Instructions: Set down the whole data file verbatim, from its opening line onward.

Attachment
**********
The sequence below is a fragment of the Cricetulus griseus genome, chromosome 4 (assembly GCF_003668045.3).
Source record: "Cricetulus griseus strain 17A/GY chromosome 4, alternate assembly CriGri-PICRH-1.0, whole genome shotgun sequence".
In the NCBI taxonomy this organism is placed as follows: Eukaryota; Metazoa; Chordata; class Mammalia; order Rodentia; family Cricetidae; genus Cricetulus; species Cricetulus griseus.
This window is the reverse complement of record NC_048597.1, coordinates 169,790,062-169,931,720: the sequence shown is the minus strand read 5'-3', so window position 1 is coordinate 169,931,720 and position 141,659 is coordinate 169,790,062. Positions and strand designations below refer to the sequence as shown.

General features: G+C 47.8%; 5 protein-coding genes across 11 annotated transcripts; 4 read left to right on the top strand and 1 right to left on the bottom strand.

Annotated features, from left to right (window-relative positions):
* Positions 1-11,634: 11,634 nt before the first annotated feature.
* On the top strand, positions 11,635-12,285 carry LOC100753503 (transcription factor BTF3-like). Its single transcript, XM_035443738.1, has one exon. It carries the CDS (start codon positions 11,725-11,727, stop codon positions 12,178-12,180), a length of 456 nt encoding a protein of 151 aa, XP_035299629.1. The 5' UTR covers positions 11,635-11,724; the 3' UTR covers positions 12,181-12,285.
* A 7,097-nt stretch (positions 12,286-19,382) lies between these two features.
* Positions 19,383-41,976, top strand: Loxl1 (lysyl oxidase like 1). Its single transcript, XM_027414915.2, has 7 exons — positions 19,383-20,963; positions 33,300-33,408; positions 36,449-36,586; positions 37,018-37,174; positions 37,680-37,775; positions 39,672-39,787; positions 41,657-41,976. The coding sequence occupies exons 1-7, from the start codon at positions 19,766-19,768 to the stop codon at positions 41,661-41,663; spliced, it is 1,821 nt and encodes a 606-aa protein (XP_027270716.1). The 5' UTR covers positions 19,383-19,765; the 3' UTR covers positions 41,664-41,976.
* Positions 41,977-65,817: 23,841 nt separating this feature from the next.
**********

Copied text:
The sequence below is a fragment of the Cricetulus griseus genome, chromosome 4 (assembly GCF_003668045.3).
Source record: "Cricetulus griseus strain 17A/GY chromosome 4, alternate assembly CriGri-PICRH-1.0, whole genome shotgun sequence".
In the NCBI taxonomy this organism is placed as follows: Eukaryota; Metazoa; Chordata; class Mammalia; order Rodentia; family Cricetidae; genus Cricetulus; species Cricetulus griseus.
This window is the reverse complement of record NC_048597.1, coordinates 169,790,062-169,931,720: the sequence shown is the minus strand read 5'-3', so window position 1 is coordinate 169,931,720 and position 141,659 is coordinate 169,790,062. Positions and strand designations below refer to the sequence as shown.

General features: G+C 47.8%; 5 protein-coding genes across 11 annotated transcripts; 4 read left to right on the top strand and 1 right to left on the bottom strand.

Annotated features, from left to right (window-relative positions):
* Positions 1-11,634: 11,634 nt before the first annotated feature.
* On the top strand, positions 11,635-12,285 carry LOC100753503 (transcription factor BTF3-like). Its single transcript, XM_035443738.1, has one exon. It carries the CDS (start codon positions 11,725-11,727, stop codon positions 12,178-12,180), a length of 456 nt encoding a protein of 151 aa, XP_035299629.1. The 5' UTR covers positions 11,635-11,724; the 3' UTR covers positions 12,181-12,285.
* A 7,097-nt stretch (positions 12,286-19,382) lies between these two features.
* Positions 19,383-41,976, top strand: Loxl1 (lysyl oxidase like 1). Its single transcript, XM_027414915.2, has 7 exons — positions 19,383-20,963; positions 33,300-33,408; positions 36,449-36,586; positions 37,018-37,174; positions 37,680-37,775; positions 39,672-39,787; positions 41,657-41,976. The coding sequence occupies exons 1-7, from the start codon at positions 19,766-19,768 to the stop codon at positions 41,661-41,663; spliced, it is 1,821 nt and encodes a 606-aa protein (XP_027270716.1). The 5' UTR covers positions 19,383-19,765; the 3' UTR covers positions 41,664-41,976.
* Positions 41,977-65,817: 23,841 nt separating this feature from the next.